Wiltshire Council in South West England has announced a £195 million investment in building energy efficient council homes.
The programme, which will see the new homes being built by 2032, has begun with a pilot scheme that is trialling the deployment of insulation, renewable energy and triple glazing technologies to council homes.
The green measures are forecast to help residents save £600 every year.
The local authority also plans to invest £289 million until 2032 on improving existing council homes to ensure they achieve a minimum energy performance rating of B. That will be achieved by deploying high levels of loft and wall insulation and the highest rated windows.
The plan will also see heating and hot water being sourced from non-fossil fuels and the installation of unvented hot water cylinders.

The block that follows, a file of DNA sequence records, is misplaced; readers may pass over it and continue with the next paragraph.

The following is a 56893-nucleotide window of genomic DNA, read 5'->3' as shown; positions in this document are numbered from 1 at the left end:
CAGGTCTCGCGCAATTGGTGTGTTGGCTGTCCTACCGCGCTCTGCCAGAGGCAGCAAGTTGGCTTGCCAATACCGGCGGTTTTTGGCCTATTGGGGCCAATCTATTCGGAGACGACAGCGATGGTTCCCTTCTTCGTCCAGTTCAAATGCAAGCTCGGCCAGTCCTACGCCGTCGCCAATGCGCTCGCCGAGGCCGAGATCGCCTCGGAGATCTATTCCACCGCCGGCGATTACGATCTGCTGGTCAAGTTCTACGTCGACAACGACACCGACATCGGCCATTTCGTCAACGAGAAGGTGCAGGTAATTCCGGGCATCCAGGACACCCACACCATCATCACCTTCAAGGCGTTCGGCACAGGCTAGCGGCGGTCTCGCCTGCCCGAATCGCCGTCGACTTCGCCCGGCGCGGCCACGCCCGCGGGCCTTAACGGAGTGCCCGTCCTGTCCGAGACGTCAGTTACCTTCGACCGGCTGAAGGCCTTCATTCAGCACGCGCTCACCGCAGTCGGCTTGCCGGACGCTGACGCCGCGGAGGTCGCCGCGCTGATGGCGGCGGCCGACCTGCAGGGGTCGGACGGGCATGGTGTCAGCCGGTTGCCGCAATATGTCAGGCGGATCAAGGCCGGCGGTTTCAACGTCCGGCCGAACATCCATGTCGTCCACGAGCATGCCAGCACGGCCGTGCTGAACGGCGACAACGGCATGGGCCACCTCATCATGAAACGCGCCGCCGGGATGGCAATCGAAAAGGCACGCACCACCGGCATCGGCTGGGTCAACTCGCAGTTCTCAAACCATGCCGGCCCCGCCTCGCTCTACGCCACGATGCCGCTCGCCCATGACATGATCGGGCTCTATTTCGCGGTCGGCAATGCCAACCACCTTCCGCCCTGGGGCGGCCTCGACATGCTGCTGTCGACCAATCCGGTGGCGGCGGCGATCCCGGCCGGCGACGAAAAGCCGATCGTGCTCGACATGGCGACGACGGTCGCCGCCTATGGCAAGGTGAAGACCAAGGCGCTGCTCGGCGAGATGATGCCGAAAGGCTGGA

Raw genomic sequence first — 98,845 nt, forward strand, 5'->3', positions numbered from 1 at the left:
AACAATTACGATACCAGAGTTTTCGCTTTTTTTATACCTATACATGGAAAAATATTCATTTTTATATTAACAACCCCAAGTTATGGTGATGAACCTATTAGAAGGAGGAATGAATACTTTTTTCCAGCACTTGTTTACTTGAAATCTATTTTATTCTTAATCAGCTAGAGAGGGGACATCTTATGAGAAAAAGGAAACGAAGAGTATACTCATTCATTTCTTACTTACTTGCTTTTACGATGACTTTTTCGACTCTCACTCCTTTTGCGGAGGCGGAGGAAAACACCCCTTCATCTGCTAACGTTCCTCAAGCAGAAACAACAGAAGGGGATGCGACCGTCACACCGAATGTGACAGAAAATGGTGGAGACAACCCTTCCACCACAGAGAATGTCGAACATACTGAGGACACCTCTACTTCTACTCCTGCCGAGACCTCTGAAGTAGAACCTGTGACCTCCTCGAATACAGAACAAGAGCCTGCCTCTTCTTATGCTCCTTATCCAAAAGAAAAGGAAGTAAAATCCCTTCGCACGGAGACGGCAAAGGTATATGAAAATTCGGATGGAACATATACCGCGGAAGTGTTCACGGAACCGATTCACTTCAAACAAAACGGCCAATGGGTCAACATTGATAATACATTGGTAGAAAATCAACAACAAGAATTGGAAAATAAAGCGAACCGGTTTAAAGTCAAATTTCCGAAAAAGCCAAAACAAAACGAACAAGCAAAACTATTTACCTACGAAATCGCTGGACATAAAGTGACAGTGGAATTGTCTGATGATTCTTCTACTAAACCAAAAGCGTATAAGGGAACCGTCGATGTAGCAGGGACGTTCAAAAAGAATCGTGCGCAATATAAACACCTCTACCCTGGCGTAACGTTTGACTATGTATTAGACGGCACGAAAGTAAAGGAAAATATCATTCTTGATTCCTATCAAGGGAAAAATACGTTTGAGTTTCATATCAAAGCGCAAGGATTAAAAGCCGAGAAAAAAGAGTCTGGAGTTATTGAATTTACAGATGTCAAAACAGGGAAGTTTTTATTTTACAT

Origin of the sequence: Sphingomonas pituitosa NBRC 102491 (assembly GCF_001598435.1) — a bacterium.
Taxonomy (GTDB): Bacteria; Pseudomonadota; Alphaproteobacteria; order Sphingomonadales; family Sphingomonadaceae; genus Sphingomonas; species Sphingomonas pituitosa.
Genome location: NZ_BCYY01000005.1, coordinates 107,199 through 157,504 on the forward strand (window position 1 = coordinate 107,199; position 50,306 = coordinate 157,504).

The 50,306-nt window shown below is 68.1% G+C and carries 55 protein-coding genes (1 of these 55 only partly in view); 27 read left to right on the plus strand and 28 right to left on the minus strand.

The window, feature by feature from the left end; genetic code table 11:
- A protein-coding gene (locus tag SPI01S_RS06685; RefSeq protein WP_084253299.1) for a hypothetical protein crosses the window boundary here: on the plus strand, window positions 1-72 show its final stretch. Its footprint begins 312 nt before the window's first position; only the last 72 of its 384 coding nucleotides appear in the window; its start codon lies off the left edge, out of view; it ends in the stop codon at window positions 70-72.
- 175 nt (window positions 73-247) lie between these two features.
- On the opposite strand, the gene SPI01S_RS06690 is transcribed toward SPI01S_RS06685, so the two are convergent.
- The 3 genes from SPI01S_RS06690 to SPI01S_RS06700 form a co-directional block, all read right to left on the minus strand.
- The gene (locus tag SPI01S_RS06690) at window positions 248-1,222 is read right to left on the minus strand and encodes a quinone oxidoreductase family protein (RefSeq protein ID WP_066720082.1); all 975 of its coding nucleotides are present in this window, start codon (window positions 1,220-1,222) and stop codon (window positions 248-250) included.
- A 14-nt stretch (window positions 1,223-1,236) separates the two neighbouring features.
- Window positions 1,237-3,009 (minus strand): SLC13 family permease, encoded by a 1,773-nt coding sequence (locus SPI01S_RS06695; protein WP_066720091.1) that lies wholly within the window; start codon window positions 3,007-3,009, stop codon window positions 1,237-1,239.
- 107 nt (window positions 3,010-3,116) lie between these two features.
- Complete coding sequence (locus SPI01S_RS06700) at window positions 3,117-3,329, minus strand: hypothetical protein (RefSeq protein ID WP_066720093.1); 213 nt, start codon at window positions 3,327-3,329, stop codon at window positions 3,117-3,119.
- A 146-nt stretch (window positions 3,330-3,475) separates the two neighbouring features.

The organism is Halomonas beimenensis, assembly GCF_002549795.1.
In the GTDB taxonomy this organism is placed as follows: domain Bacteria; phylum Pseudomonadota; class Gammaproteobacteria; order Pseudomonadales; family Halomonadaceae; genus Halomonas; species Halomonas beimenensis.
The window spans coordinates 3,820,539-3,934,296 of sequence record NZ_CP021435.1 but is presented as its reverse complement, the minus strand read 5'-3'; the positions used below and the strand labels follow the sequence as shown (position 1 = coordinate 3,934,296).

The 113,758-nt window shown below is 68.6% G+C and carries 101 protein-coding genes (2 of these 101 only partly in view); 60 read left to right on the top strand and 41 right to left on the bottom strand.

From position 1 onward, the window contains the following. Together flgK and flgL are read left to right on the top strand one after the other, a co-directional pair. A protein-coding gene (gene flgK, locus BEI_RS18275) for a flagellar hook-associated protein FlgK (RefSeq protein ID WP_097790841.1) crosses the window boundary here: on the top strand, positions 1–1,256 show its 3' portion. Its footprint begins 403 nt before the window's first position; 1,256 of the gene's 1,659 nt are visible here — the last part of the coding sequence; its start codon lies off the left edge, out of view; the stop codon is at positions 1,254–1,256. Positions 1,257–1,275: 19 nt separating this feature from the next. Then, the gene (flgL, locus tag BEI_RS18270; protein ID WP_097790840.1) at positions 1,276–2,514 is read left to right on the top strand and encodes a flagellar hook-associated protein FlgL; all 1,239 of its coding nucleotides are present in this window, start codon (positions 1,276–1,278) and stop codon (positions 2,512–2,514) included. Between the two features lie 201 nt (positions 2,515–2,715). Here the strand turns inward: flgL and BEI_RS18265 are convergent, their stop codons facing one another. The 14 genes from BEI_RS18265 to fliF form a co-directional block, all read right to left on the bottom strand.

An unvented hot water cylinder differs from conventional types in that it provides mains pressure hot water directly from the cold mains as opposed to tank pressure water provided with a vented cylinder.
The cold water is pulled from the main water supply and is then heated by a heat source that corresponds to the cylinder type.
Councillor Richard Clewer, Cabinet Member for Housing, said: “This decision puts energy efficiency at the heart of our council housing investment plans, both in terms of our new builds and our existing housing stock.
“These changes will not only help us lead the way in seeking to make Wiltshire carbon-neutral by 2030, but will also deliver significant financial savings of up to £600 a year for our council house residents.”